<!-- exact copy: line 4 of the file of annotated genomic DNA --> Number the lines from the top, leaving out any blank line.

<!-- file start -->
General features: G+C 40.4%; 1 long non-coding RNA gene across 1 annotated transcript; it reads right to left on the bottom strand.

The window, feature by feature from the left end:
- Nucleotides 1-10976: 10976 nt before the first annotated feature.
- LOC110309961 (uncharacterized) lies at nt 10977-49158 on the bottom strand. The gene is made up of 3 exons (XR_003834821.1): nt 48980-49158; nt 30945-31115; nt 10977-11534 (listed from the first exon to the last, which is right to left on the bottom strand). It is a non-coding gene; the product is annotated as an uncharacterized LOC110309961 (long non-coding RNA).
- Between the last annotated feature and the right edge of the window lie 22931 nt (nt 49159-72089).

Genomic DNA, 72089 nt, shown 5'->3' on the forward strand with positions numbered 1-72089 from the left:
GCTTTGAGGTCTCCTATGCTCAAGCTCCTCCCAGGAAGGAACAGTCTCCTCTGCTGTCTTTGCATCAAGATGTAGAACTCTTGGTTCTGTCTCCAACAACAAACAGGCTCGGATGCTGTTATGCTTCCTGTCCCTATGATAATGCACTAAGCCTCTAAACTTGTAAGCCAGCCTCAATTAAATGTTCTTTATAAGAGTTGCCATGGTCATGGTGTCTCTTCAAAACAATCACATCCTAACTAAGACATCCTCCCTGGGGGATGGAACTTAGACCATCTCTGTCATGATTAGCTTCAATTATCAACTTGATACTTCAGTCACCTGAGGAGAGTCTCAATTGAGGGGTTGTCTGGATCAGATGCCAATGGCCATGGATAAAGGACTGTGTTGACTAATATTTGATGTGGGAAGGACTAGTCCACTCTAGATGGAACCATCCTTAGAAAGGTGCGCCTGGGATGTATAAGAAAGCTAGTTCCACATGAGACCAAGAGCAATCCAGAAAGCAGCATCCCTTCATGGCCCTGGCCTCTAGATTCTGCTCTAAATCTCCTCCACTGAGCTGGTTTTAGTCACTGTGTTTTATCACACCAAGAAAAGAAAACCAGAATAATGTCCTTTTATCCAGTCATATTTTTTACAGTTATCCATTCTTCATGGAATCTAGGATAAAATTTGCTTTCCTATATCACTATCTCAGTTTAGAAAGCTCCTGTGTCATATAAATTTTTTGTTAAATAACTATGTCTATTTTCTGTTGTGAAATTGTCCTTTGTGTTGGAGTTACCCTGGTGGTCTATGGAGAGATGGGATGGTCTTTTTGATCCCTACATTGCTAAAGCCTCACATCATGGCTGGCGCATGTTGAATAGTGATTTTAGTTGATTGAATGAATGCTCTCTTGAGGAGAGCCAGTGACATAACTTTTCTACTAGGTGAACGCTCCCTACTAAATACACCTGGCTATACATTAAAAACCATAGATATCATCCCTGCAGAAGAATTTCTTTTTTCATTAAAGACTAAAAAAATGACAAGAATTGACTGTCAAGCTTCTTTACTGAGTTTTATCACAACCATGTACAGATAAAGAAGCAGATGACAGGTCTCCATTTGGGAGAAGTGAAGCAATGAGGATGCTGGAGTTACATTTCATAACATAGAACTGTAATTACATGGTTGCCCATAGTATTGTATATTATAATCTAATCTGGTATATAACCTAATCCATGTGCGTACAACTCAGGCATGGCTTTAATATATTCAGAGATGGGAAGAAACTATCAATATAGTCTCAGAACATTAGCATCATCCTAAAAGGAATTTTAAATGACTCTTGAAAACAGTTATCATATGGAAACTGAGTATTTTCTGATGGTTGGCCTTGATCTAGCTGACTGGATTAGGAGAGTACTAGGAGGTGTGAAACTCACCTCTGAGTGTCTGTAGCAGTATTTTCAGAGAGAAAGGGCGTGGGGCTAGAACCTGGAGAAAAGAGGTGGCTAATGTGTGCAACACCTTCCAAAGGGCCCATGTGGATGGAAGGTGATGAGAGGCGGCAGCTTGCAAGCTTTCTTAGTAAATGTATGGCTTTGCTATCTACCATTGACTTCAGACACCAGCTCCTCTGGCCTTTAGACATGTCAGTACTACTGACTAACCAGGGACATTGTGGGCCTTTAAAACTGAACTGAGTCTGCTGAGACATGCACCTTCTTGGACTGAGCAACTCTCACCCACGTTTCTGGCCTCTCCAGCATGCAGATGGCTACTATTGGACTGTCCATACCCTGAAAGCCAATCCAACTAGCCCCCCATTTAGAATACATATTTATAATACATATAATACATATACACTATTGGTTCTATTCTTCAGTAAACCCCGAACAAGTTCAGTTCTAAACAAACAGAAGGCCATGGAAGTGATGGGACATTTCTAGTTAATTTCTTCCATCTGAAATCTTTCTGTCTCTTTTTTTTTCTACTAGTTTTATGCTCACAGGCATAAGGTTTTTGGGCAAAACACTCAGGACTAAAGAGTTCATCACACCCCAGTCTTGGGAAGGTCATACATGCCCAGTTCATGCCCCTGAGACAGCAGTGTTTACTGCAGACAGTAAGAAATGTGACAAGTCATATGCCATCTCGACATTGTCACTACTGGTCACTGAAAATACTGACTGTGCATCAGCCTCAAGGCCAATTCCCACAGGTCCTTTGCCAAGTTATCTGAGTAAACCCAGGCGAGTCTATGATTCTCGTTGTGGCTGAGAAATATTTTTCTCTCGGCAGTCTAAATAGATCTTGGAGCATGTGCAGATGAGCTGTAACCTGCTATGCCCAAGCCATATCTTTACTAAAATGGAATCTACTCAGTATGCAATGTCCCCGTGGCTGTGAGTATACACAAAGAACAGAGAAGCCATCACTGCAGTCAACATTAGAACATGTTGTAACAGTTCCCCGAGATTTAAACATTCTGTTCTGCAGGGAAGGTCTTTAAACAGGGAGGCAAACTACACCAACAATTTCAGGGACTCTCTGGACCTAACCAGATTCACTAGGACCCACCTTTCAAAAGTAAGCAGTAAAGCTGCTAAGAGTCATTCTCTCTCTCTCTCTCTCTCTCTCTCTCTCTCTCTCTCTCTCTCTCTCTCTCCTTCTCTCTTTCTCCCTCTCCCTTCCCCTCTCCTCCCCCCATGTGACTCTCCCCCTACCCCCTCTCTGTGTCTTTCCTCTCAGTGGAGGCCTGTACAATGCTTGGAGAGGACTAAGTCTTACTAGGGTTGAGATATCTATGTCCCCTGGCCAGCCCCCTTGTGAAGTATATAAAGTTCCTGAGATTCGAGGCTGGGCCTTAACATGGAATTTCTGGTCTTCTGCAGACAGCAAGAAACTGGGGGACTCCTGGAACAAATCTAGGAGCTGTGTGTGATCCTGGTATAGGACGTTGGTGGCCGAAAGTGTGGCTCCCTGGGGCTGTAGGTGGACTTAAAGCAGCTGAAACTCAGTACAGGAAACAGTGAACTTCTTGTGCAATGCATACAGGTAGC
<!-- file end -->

- LOC110309961 (uncharacterized) lies at nt 10977-49158 on the bottom strand. The gene is made up of 3 exons (XR_003834821.1): nt 48980-49158; nt 30945-31115; nt 10977-11534 (listed from the first exon to the last, which is right to left on the bottom strand). It is a non-coding gene; the product is annotated as an uncharacterized LOC110309961 (long non-coding RNA).